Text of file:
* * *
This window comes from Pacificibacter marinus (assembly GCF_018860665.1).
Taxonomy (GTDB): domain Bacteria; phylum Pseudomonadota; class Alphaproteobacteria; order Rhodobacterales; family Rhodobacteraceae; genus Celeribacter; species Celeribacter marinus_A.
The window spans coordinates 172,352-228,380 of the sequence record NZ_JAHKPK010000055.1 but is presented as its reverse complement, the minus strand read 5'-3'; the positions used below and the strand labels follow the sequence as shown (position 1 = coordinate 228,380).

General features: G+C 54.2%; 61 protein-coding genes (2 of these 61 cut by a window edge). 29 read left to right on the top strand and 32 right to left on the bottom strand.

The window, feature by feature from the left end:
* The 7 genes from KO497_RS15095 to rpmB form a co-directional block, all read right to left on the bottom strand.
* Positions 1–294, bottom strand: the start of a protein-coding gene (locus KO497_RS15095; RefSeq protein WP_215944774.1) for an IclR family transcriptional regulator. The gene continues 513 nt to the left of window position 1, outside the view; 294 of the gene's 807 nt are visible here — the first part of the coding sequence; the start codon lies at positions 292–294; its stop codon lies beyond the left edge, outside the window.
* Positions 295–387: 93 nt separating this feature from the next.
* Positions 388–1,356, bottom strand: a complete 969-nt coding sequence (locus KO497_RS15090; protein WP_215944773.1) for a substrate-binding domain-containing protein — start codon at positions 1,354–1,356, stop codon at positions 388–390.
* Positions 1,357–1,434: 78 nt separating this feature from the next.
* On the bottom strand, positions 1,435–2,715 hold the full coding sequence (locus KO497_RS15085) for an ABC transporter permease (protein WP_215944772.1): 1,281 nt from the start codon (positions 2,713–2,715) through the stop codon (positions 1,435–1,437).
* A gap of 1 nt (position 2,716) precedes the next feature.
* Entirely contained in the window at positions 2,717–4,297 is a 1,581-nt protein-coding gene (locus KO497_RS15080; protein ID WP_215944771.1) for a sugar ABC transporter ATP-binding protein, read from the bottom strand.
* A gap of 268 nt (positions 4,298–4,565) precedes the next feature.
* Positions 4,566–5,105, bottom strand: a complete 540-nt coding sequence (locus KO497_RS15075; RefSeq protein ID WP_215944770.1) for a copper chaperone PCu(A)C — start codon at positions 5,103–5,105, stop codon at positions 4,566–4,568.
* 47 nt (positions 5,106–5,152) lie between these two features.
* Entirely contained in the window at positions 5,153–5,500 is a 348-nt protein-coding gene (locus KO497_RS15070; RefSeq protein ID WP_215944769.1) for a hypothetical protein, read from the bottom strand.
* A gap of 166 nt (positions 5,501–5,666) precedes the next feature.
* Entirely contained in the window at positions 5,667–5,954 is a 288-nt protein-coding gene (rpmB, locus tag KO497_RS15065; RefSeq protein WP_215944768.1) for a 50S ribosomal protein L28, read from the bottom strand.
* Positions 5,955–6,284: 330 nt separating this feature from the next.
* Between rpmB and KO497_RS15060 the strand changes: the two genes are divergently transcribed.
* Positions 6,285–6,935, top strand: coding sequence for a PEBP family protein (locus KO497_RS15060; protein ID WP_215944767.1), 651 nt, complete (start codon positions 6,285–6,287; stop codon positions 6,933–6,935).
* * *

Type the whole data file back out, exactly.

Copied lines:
This window comes from Pacificibacter marinus (assembly GCF_018860665.1).
Taxonomy (GTDB): domain Bacteria; phylum Pseudomonadota; class Alphaproteobacteria; order Rhodobacterales; family Rhodobacteraceae; genus Celeribacter; species Celeribacter marinus_A.
The window spans coordinates 172,352-228,380 of the sequence record NZ_JAHKPK010000055.1 but is presented as its reverse complement, the minus strand read 5'-3'; the positions used below and the strand labels follow the sequence as shown (position 1 = coordinate 228,380).

General features: G+C 54.2%; 61 protein-coding genes (2 of these 61 cut by a window edge). 29 read left to right on the top strand and 32 right to left on the bottom strand.

The window, feature by feature from the left end:
* The 7 genes from KO497_RS15095 to rpmB form a co-directional block, all read right to left on the bottom strand.
* Positions 1–294, bottom strand: the start of a protein-coding gene (locus KO497_RS15095; RefSeq protein WP_215944774.1) for an IclR family transcriptional regulator. The gene continues 513 nt to the left of window position 1, outside the view; 294 of the gene's 807 nt are visible here — the first part of the coding sequence; the start codon lies at positions 292–294; its stop codon lies beyond the left edge, outside the window.
* Positions 295–387: 93 nt separating this feature from the next.
* Positions 388–1,356, bottom strand: a complete 969-nt coding sequence (locus KO497_RS15090; protein WP_215944773.1) for a substrate-binding domain-containing protein — start codon at positions 1,354–1,356, stop codon at positions 388–390.
* Positions 1,357–1,434: 78 nt separating this feature from the next.
* On the bottom strand, positions 1,435–2,715 hold the full coding sequence (locus KO497_RS15085) for an ABC transporter permease (protein WP_215944772.1): 1,281 nt from the start codon (positions 2,713–2,715) through the stop codon (positions 1,435–1,437).
* A gap of 1 nt (position 2,716) precedes the next feature.
* Entirely contained in the window at positions 2,717–4,297 is a 1,581-nt protein-coding gene (locus KO497_RS15080; protein ID WP_215944771.1) for a sugar ABC transporter ATP-binding protein, read from the bottom strand.
* A gap of 268 nt (positions 4,298–4,565) precedes the next feature.
* Positions 4,566–5,105, bottom strand: a complete 540-nt coding sequence (locus KO497_RS15075; RefSeq protein ID WP_215944770.1) for a copper chaperone PCu(A)C — start codon at positions 5,103–5,105, stop codon at positions 4,566–4,568.
* 47 nt (positions 5,106–5,152) lie between these two features.
* Entirely contained in the window at positions 5,153–5,500 is a 348-nt protein-coding gene (locus KO497_RS15070; RefSeq protein ID WP_215944769.1) for a hypothetical protein, read from the bottom strand.
* A gap of 166 nt (positions 5,501–5,666) precedes the next feature.
* Entirely contained in the window at positions 5,667–5,954 is a 288-nt protein-coding gene (rpmB, locus tag KO497_RS15065; RefSeq protein WP_215944768.1) for a 50S ribosomal protein L28, read from the bottom strand.
* Positions 5,955–6,284: 330 nt separating this feature from the next.
* Between rpmB and KO497_RS15060 the strand changes: the two genes are divergently transcribed.
* Positions 6,285–6,935, top strand: coding sequence for a PEBP family protein (locus KO497_RS15060; protein ID WP_215944767.1), 651 nt, complete (start codon positions 6,285–6,287; stop codon positions 6,933–6,935).